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1

This working paper has benefited from peer review by M. Cangiano, M. Lazare, R. Allen, D. Radev, J. Gardner, I. Lienert, and T. Prakash. Helpful comments were also received from other FAD/IMF colleagues and from M. Williams (FAD consultant).

2

For a definition of public monies, see the section on TSA Coverage.

3

Some funds, notably those controlled by donors, and loans from multilateral institutions, are more difficult to integrate into the TSA. However, there is an observed trend of donors agreeing to various arrangements to integrate their aid flows with the TSA in several countries (see the section on TSA Coverage).

4

The TSA arrangement needs to ensure that treasury-related revenue and disbursement floats in the banking sector are kept at the minimum level.

5

This is achieved through lower costs of borrowing (to finance public expenditure) and higher investment returns (from surplus government cash). For a detailed discussion on cash management related issues, see the FAD Technical Manual on Modernizing Cash Management by Ian Lienert.

6

In many countries where line ministries have cash holding accounts at the central bank, the treasury does not perform daily clearing of the balances in these accounts and despite a positive balance with the central bank, the government might have to borrow from the financial markets to meet its day-to-day cash needs. Therefore, daily consolidation of cash balances is also needed even when line ministries’ accounts are held with the central bank

7

RTGS is used in advanced banking systems to settle payments as they occur.

8

This arrangement enables a particular client firm to pool together (or credit) all its sales revenues (which may be realized by many units that are distributed geographically) and cumulate all their expenditure debits into just one account with the designated bank while the latter provides retail banking services to the firm’s operational units irrespective of their location. This is aimed primarily at reducing idle cash, while ensuring that there is enough liquidity to pay for payment obligations over a foreseeable period.

9

The various types of accounts under a TSA arrangement, including the correspondent account, are defined in the next section.

10

There is no point in extending the TSA coverage if cash fungibility is not ensured, the use of cash surpluses being a prerequisite to an efficient TSA. However, the fungibility of cash should not limit the ability of the TSA correspondent (such as a trust fund) to make use of its own resources.

11

In particular, the PFM system should address the following concerns of donors to convince them to bring their funds under a TSA arrangement: (i) assurance for use of donor aid on specific projects (or non-diversion of funds); (ii) some ring-fencing to avoid liquidity problems (and ensure timely payments during execution of donor-funded projects); (iii) minimizing exposure to exchange related fluctuations/losses in the value of donor aid (particularly when the currency exchange rate regime is volatile); and (iv) reliability of controls (in managing donors’ funds) and information produced by the national PFM system.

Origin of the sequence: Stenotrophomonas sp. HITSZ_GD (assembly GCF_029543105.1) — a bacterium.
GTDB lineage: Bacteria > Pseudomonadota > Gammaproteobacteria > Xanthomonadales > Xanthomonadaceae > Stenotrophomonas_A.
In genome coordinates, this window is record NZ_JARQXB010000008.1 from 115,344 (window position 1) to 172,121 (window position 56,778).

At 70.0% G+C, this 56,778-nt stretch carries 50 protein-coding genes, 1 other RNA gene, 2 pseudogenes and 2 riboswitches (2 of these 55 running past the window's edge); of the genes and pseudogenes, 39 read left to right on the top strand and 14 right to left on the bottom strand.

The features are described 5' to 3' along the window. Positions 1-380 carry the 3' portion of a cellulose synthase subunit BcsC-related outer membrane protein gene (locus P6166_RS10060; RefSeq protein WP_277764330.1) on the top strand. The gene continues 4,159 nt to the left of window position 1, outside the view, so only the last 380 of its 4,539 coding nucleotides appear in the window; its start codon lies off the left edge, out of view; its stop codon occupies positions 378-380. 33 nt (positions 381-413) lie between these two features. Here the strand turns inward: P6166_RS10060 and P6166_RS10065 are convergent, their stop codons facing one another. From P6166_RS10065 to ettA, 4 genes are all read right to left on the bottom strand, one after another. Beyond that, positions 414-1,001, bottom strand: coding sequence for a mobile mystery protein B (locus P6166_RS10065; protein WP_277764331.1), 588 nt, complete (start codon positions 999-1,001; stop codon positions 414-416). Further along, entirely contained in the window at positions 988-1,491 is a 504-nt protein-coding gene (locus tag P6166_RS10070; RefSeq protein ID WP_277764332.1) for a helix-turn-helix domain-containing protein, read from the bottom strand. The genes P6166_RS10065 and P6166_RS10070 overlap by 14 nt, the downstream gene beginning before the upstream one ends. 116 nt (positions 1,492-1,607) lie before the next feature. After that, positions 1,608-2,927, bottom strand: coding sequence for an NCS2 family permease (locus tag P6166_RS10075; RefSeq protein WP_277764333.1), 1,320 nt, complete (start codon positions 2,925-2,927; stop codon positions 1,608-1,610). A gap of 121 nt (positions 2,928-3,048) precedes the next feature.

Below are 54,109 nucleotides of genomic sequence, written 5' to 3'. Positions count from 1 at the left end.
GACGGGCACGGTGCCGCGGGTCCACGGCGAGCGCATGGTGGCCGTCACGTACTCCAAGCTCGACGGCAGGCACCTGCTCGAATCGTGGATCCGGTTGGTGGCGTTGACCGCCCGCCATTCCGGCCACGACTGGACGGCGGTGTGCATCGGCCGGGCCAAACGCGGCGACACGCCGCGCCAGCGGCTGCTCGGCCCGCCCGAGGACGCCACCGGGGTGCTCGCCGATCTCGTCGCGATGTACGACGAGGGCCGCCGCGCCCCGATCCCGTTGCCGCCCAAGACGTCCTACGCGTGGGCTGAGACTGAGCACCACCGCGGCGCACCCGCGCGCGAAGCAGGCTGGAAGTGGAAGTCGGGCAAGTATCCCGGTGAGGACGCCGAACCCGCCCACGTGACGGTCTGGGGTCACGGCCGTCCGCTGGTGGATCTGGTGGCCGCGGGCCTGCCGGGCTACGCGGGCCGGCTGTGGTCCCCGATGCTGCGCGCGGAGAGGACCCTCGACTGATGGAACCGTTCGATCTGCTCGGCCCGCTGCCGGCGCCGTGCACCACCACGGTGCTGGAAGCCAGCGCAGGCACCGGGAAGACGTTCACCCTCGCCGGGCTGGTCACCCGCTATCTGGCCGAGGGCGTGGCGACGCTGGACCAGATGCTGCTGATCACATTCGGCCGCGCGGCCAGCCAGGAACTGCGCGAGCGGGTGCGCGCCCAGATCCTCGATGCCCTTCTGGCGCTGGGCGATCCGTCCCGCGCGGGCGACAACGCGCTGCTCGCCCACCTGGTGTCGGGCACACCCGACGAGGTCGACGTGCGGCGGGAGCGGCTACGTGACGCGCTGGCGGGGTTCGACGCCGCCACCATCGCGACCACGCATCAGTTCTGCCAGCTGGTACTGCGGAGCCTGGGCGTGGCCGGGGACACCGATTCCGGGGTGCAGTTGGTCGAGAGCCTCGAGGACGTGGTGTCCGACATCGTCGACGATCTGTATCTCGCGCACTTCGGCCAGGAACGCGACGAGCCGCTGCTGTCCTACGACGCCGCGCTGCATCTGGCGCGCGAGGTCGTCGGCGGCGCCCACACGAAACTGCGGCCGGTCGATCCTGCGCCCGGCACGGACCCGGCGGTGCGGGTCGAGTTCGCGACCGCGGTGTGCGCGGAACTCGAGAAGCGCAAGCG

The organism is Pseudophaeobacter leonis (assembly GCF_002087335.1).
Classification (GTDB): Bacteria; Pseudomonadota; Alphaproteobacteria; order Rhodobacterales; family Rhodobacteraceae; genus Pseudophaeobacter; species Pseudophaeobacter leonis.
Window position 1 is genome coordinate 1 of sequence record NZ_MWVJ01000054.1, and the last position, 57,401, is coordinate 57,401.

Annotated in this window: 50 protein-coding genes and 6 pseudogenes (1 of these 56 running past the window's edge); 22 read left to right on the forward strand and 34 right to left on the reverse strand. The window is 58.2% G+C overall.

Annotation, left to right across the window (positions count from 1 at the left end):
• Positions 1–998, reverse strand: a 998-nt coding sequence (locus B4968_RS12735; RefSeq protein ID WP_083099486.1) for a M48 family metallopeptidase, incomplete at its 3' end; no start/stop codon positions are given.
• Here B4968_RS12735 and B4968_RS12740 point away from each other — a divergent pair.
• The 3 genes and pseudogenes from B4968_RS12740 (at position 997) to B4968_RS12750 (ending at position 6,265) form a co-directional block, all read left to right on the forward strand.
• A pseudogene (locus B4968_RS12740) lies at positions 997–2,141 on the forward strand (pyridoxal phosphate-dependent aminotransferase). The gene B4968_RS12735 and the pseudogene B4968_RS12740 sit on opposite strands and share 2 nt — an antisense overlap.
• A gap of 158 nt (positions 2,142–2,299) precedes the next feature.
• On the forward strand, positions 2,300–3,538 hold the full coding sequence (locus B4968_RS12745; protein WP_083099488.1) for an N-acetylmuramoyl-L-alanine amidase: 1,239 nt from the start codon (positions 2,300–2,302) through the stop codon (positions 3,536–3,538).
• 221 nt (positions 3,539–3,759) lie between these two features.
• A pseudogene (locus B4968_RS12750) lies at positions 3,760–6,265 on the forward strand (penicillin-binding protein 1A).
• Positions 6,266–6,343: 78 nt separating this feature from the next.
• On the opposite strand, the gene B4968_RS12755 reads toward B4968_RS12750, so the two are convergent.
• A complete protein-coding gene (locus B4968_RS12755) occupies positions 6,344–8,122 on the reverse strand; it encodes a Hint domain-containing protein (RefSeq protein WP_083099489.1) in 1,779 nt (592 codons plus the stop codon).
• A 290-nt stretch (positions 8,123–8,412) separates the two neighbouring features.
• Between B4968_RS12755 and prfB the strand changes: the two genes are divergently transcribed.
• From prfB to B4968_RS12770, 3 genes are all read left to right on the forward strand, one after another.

12

The Paris Declaration of 2005 encourages the integration of donor funds into the countries’ PFM systems, which include the TSA.

13

Spending units at the same location as the ministry/department’s headquarters (i.e., the capital city) are referred here as “central units.”

14

Practical considerations in countries not having good communications facilities may require a limited number of additional bank accounts. The challenge here is how to achieve the best possible mode of centralizing government cash balances while ensuring the minimum disruption to the existing payment system if the latter were to continue on legal and/or institutional grounds.

15

For instance, in Indonesia, the line ministries’ imprest accounts—about 32,000 of them—are currently being integrated into the TSA system and balances in these accounts will be zero-balanced at end of the day. Effective procurement planning also reduces the need for imprest accounts, which are sometimes set up to pay for ad hoc procurements.

16

A centralized treasury could also have branches (e.g., local or regional treasuries).

17

A double-entry accounting system (whether on a cash or accrual basis) uses a set of linked ledger accounts. In a computerized environment, individual ledger accounts are established and managed through a treasury general ledger (TGL). The concept of a treasury general ledger (or general ledger system), that is, a system where all transactions are recorded, can fit either centralized or decentralized accounting controls and payment processing systems. The TGL can also be linked with the accounting and management information systems maintained at the agency level.

18